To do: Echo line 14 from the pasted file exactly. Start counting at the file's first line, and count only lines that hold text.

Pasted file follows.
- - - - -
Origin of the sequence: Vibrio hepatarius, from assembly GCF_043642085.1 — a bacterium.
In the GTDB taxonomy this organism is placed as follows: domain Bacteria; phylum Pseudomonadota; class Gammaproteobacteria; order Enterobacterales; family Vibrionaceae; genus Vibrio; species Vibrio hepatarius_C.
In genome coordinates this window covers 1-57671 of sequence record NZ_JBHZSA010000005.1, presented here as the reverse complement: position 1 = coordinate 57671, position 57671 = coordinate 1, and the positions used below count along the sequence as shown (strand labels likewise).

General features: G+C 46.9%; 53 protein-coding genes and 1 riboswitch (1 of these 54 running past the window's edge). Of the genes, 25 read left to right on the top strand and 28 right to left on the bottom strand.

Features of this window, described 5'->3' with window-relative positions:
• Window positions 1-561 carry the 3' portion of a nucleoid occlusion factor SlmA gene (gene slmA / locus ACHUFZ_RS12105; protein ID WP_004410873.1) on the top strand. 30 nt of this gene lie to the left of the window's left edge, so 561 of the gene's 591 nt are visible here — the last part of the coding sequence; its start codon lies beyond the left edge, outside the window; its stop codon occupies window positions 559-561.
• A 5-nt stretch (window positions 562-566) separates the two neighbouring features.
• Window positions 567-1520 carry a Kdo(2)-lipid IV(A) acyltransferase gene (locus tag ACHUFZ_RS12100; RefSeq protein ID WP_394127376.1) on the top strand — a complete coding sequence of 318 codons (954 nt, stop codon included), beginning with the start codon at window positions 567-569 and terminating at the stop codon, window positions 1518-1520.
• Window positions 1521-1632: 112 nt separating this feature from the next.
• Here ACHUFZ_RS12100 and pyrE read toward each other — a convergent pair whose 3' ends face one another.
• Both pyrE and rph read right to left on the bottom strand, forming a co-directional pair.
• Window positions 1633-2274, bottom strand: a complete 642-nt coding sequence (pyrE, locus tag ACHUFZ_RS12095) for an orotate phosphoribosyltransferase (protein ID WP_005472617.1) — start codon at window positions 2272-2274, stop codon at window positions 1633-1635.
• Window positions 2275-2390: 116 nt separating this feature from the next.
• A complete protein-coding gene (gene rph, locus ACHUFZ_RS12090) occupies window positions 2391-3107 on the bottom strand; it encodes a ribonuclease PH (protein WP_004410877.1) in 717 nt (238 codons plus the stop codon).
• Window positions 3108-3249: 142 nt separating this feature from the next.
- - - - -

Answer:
• A complete protein-coding gene (gene rph, locus ACHUFZ_RS12090) occupies window positions 2391-3107 on the bottom strand; it encodes a ribonuclease PH (protein WP_004410877.1) in 717 nt (238 codons plus the stop codon).